Letter: What you should know about COVID vaccines
Only your physician knows what is good for you. But for us as a society, it is essential that many of us get vaccinated.
COVID-19 has wrecked havoc with our lives and economy for about the past year. And now there is hope on the horizon in the form of about half a dozen new vaccines. But what does this mean, how do they work, and what is in a shot? Conspiracy theories are running wild, and yet, there is a lot of research that has been done on these vaccines that has been published in peer-reviewed journals. In this first letter, I am summing up what is known about the two frontrunners by BioNTech/Pfizer and Moderna.
Both, the BioNTech/Pfizer and the Moderna vaccine are mRNA vaccines. mRNA is a messenger molecule in between DNA and protein and helps to message the information that is contained in the DNA to synthesize a fully functional protein. In the case of the COVID vaccines, this is the full length spike protein that forms these funny looking spikes on the outside of the virus. The spike protein attaches to a specific receptor on our human host cells, which then starts a cascade that ends up with a lot more viruses and a dead human cell. There is no mechanism for any mRNA molecule to integrate into DNA, which is one of the reasons mRNA vaccines are considered very safe. Instead, mRNA gets quickly translated into spike protein (by your own ribosomes) and then gets degraded by the human cell. The spike protein will then have time to induce an immune response, so that next time you encounter COVID, you will be protected.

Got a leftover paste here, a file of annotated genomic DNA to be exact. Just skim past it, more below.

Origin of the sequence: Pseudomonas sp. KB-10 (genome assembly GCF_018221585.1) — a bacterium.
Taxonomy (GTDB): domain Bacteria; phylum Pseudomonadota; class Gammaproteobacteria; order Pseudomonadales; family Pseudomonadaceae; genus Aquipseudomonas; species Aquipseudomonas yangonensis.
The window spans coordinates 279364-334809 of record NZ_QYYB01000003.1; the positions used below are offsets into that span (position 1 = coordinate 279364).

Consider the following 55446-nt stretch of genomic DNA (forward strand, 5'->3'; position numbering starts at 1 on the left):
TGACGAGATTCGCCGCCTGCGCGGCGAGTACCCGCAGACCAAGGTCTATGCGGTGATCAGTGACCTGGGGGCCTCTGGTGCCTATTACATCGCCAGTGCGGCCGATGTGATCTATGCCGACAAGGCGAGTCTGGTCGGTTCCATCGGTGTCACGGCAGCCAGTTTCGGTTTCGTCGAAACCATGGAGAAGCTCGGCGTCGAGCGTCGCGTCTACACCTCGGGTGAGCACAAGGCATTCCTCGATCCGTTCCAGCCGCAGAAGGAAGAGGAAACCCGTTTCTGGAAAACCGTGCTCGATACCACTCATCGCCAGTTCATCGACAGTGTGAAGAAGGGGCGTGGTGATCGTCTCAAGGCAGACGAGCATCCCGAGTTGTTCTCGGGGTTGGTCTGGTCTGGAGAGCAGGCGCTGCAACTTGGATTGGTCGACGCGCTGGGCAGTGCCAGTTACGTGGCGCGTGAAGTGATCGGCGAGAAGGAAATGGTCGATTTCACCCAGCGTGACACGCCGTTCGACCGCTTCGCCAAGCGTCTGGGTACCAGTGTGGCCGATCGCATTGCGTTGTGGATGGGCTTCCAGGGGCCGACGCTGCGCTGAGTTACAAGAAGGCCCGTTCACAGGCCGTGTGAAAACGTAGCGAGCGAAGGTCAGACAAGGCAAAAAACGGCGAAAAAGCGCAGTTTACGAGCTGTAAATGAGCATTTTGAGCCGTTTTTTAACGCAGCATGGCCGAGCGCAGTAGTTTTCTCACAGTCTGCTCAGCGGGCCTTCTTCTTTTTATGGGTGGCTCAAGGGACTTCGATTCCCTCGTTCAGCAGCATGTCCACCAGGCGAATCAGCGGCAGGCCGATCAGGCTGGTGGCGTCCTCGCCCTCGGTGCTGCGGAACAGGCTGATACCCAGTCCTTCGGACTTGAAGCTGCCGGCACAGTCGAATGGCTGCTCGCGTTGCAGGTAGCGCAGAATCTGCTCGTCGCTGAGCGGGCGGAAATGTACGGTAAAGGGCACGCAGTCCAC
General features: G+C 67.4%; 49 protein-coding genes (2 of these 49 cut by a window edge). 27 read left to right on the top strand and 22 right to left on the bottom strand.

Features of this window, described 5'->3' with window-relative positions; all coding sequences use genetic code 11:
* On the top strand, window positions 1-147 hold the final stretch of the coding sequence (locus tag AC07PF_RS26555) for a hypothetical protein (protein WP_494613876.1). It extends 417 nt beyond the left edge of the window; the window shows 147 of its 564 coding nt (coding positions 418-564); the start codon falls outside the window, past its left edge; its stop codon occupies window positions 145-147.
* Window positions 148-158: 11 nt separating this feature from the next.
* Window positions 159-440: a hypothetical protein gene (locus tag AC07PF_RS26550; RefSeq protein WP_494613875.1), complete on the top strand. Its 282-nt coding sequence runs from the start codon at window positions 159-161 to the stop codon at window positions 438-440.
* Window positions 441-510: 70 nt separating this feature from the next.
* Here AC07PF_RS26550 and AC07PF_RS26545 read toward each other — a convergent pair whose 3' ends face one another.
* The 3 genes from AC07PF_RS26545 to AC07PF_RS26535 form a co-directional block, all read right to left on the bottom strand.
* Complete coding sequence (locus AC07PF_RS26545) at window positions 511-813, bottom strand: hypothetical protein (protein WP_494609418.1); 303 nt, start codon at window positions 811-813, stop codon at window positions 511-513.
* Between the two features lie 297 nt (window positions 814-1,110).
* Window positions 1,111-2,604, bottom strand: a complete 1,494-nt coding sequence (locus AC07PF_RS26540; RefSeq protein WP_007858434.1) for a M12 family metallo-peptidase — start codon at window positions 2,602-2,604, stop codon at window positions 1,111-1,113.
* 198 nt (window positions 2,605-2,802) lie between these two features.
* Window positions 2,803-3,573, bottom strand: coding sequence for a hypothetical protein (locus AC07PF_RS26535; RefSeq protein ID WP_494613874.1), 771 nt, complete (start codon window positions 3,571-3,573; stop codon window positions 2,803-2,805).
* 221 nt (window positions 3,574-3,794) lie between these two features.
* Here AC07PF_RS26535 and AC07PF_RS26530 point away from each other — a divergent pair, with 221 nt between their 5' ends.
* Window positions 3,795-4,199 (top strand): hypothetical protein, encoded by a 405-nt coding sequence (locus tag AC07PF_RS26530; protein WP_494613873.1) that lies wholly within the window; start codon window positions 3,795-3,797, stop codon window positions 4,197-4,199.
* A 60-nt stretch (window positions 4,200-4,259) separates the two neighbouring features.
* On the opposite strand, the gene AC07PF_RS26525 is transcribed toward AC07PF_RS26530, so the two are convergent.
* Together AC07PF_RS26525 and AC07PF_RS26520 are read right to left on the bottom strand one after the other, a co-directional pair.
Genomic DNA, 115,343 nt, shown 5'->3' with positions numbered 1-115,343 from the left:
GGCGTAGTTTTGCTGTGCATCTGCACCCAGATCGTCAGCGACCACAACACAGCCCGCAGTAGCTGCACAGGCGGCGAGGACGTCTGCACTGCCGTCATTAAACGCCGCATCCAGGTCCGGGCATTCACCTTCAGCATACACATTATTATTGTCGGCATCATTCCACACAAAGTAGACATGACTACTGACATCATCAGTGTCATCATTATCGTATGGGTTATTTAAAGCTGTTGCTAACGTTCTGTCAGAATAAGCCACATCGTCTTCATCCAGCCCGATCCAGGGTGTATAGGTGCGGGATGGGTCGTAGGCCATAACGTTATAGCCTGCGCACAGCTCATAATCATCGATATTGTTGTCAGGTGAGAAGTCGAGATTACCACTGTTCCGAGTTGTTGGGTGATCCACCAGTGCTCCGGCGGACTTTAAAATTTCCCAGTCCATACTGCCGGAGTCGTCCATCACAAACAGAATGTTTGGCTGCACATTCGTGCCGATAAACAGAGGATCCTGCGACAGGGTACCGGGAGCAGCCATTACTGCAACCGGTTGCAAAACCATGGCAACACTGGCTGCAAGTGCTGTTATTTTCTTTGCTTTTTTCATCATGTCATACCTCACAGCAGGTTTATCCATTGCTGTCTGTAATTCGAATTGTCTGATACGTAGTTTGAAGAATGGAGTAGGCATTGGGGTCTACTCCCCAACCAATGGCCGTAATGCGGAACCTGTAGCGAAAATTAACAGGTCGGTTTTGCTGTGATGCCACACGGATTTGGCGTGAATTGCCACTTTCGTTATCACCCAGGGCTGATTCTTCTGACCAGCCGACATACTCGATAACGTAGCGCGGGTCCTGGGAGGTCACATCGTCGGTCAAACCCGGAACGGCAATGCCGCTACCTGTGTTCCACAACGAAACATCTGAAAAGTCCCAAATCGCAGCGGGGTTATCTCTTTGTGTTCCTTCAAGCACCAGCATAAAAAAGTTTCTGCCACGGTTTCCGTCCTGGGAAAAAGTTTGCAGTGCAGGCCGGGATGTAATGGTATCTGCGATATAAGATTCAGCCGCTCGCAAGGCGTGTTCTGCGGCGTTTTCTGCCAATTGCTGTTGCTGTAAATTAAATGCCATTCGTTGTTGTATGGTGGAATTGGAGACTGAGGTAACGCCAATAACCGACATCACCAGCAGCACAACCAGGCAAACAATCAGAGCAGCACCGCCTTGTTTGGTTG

To facilitate the transfer of mRNA into your cells, it gets packaged into a lipid nanoparticle. This whole concept of using mRNA in a nanoparticle is not new, it has been used for several years to deliver cancer drugs. ‘Nano’ just means it is a small particle, nothing about 5G or so. There is no chip in there either. The vaccines are reasonably cheap to produce, which is essential for widespread vaccination efforts. However, if you don’t like the concept of an mRNA vaccine, there are others in the making, watch out for them.
Do you hear me say that you should get the vaccine? I would never go so far as to consult individuals. Only your physician knows what is good for you. But for us as a society, it is essential that many of us get vaccinated. What I am trying to say is listen to the experts and try to get some facts. They are out there. And I assume we all agree that we want our lives and economy back.
Birgit Pruess lives in Fargo.
This column does not necessarily reflect the opinion of The Forum's editorial board nor Forum ownership.